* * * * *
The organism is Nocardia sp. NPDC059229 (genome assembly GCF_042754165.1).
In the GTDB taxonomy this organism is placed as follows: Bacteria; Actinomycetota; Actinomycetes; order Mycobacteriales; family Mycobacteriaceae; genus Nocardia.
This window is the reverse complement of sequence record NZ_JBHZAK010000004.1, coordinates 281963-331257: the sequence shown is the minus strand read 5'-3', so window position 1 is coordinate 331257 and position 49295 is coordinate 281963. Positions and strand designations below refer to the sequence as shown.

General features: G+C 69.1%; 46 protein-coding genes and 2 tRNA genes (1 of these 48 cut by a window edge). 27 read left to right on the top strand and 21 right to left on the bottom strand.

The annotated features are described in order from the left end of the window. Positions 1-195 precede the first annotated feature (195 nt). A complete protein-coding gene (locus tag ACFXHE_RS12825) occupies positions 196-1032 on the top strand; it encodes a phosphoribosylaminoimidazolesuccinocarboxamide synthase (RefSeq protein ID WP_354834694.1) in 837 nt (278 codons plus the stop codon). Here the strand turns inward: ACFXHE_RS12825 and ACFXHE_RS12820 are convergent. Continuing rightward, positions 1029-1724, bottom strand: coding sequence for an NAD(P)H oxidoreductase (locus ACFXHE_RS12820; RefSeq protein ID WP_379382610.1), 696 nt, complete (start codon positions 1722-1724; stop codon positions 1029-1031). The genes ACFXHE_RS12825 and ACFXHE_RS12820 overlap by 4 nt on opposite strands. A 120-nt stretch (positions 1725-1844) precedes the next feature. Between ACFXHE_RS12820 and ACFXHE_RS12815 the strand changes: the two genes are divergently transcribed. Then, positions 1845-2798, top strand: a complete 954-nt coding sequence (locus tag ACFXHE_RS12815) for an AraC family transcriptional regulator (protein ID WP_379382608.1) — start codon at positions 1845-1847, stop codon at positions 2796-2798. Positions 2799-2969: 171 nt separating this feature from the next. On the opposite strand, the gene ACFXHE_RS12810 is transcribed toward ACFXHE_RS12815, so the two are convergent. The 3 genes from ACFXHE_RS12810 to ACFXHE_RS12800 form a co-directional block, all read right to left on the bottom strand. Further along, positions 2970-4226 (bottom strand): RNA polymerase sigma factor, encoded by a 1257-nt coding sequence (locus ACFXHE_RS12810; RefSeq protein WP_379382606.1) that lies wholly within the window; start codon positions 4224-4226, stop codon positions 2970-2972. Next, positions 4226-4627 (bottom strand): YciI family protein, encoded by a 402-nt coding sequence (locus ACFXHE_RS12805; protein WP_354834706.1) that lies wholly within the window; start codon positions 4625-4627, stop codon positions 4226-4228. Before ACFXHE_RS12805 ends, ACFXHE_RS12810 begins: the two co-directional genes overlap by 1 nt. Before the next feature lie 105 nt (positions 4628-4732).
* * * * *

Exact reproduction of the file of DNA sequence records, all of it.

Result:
The organism is Nocardia sp. NPDC059229 (genome assembly GCF_042754165.1).
In the GTDB taxonomy this organism is placed as follows: Bacteria; Actinomycetota; Actinomycetes; order Mycobacteriales; family Mycobacteriaceae; genus Nocardia.
This window is the reverse complement of sequence record NZ_JBHZAK010000004.1, coordinates 281963-331257: the sequence shown is the minus strand read 5'-3', so window position 1 is coordinate 331257 and position 49295 is coordinate 281963. Positions and strand designations below refer to the sequence as shown.

General features: G+C 69.1%; 46 protein-coding genes and 2 tRNA genes (1 of these 48 cut by a window edge). 27 read left to right on the top strand and 21 right to left on the bottom strand.

The annotated features are described in order from the left end of the window. Positions 1-195 precede the first annotated feature (195 nt). A complete protein-coding gene (locus tag ACFXHE_RS12825) occupies positions 196-1032 on the top strand; it encodes a phosphoribosylaminoimidazolesuccinocarboxamide synthase (RefSeq protein ID WP_354834694.1) in 837 nt (278 codons plus the stop codon). Here the strand turns inward: ACFXHE_RS12825 and ACFXHE_RS12820 are convergent. Continuing rightward, positions 1029-1724, bottom strand: coding sequence for an NAD(P)H oxidoreductase (locus ACFXHE_RS12820; RefSeq protein ID WP_379382610.1), 696 nt, complete (start codon positions 1722-1724; stop codon positions 1029-1031). The genes ACFXHE_RS12825 and ACFXHE_RS12820 overlap by 4 nt on opposite strands. A 120-nt stretch (positions 1725-1844) precedes the next feature. Between ACFXHE_RS12820 and ACFXHE_RS12815 the strand changes: the two genes are divergently transcribed. Then, positions 1845-2798, top strand: a complete 954-nt coding sequence (locus tag ACFXHE_RS12815) for an AraC family transcriptional regulator (protein ID WP_379382608.1) — start codon at positions 1845-1847, stop codon at positions 2796-2798. Positions 2799-2969: 171 nt separating this feature from the next. On the opposite strand, the gene ACFXHE_RS12810 is transcribed toward ACFXHE_RS12815, so the two are convergent. The 3 genes from ACFXHE_RS12810 to ACFXHE_RS12800 form a co-directional block, all read right to left on the bottom strand. Further along, positions 2970-4226 (bottom strand): RNA polymerase sigma factor, encoded by a 1257-nt coding sequence (locus ACFXHE_RS12810; RefSeq protein WP_379382606.1) that lies wholly within the window; start codon positions 4224-4226, stop codon positions 2970-2972. Next, positions 4226-4627 (bottom strand): YciI family protein, encoded by a 402-nt coding sequence (locus ACFXHE_RS12805; protein WP_354834706.1) that lies wholly within the window; start codon positions 4625-4627, stop codon positions 4226-4228. Before ACFXHE_RS12805 ends, ACFXHE_RS12810 begins: the two co-directional genes overlap by 1 nt. Before the next feature lie 105 nt (positions 4628-4732).